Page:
I’ve always believed that Marketing should be a “profit center” and-because we are in the services business-in terms of helping support customers’ product innovation activities, Marketing is a natural service offering that fits in with the entire “Idea to Commercialization” set of offerings we deliver as a corporation. It is especially easy when you hire entrepreneurial people that also look for ways to deliver accretive value to shareholders. So net/net, it’s about the business model and demand from customers, as well as the type of people you hire.

3. Even though you do not measure your team on project deadlines, fast delivery must still be important to you. How are you delivering faster?

I actually do measure people in my organization on timeliness. But we also leverage technology to help us accelerate our activities and turn on a dime when the business needs us to. For example, we recently implemented Adobe Enterprise Edition to help us digitize our entire set of content. This solution coupled with Salesforce.com gives us the ability to deliver content to any customer-facing channel, at any time, in a customized, yet consistent way. For example, if a Healthcare Customer visits our Blue Sky Innovation Center in San Jose, content and actions are triggered to ensure that the customer has a wildly successful engagement with us. For instance, all people that need to be notified of the visit are notified. Presentation content that needs to be delivered is pulled up from one central place, and in accordance with the customer’s industry (Healthcare in this example)-our kiosks automatically switch to Healthcare type content. As a result, our Wall of Touch automatically displays the right type of content. An email is sent to the customer ahead of the visit, inviting them to download our Blue Sky app, and they are presented with the custom content. So the entire visit is customized/personalized based on who is visiting Blue Sky and all is completely in sync with the messages we are conveying on our website or anywhere else in the world. This is what gives us speed, the ability to reuse digitized content and execute campaigns, on the go.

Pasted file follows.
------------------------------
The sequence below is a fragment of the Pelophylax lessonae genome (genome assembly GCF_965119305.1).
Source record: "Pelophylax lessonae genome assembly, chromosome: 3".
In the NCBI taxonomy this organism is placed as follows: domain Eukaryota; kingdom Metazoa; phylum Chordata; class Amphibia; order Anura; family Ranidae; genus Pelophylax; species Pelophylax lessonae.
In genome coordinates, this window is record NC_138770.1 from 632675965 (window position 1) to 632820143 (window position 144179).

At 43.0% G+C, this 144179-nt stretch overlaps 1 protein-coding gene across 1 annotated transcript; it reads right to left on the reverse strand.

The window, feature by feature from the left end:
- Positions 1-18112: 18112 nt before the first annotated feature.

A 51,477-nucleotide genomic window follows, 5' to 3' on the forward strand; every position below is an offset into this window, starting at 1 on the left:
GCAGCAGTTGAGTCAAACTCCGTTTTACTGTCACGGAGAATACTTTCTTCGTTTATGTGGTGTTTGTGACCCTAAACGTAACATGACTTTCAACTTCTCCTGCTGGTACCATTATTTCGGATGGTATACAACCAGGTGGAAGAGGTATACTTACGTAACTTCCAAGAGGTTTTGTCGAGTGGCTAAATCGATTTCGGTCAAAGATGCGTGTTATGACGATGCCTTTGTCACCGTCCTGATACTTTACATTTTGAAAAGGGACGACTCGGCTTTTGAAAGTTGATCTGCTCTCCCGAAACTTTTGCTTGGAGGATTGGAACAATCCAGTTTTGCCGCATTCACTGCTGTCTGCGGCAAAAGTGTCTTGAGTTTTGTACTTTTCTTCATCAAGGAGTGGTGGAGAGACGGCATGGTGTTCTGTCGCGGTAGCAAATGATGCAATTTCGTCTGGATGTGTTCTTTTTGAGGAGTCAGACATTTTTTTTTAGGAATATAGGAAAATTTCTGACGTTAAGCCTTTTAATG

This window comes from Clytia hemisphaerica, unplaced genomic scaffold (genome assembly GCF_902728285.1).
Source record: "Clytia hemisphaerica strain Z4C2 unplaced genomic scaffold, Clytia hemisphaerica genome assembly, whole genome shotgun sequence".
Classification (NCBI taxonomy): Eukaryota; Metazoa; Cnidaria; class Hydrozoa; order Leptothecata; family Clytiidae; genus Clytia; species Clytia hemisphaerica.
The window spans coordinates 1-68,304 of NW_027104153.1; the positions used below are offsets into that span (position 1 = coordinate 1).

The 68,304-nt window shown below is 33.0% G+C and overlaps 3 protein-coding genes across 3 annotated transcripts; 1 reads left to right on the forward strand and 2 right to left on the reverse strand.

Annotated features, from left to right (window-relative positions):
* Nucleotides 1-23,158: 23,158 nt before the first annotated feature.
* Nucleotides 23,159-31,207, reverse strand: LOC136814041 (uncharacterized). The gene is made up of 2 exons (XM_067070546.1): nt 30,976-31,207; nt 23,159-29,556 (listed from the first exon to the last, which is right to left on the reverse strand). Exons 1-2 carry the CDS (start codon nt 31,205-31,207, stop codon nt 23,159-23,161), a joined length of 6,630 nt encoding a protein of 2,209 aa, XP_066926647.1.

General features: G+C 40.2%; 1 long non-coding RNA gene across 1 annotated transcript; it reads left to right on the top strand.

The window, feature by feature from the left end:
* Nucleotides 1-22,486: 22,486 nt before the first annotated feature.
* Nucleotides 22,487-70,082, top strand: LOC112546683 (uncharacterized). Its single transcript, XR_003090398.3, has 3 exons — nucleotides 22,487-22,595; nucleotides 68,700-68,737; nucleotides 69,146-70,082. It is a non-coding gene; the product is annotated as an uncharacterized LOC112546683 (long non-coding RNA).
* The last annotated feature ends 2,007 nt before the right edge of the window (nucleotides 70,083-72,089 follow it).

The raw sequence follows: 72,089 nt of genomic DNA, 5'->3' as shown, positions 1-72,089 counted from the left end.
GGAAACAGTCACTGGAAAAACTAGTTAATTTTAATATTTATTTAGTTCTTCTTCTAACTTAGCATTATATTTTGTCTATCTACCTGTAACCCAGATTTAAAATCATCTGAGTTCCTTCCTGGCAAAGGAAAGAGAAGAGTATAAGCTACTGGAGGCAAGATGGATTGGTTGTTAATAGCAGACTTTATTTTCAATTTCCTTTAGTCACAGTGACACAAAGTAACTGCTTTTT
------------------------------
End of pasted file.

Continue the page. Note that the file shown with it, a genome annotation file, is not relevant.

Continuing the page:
4. What set of skills do you think is required for the technology leaders to be successful in the new Marketing landscape?

1) They need to understand the business at a high level and have a great degree of business acumen. 2) They need to listen, and 3) they absolutely need to collaborate and be able to empathize with the business leaders. All of these would be on my top 3 list of attributes for a good technologist to possess.

5. Which growing or future technology innovation are you personally excited about?

I love them all. I believe connectivity to the internet opens up an immense amount of opportunity. However this connectivity must be secure. It allows us to collect data from any device anywhere, at any time, and leverage that data for two really important things: 1) decision support (Is this the right product or service, in the right place at the right time?), and 2) it allows us to create new and accretive business models. So any technology that plays a role in the “connected ecosystem”, like sensor technology, high speed networks, cybersecurity tools, cloud technologies, analytics, artificial intelligence and machine learning, all take us from a passive state of “watching things happen” to a pro-active state to “making things happen.”- And this is what ultimately takes customer/patient/ citizen experiences to the next level. At the end of the day, it’s all about the user experience, in terms of getting repeat business and moreover loyalty.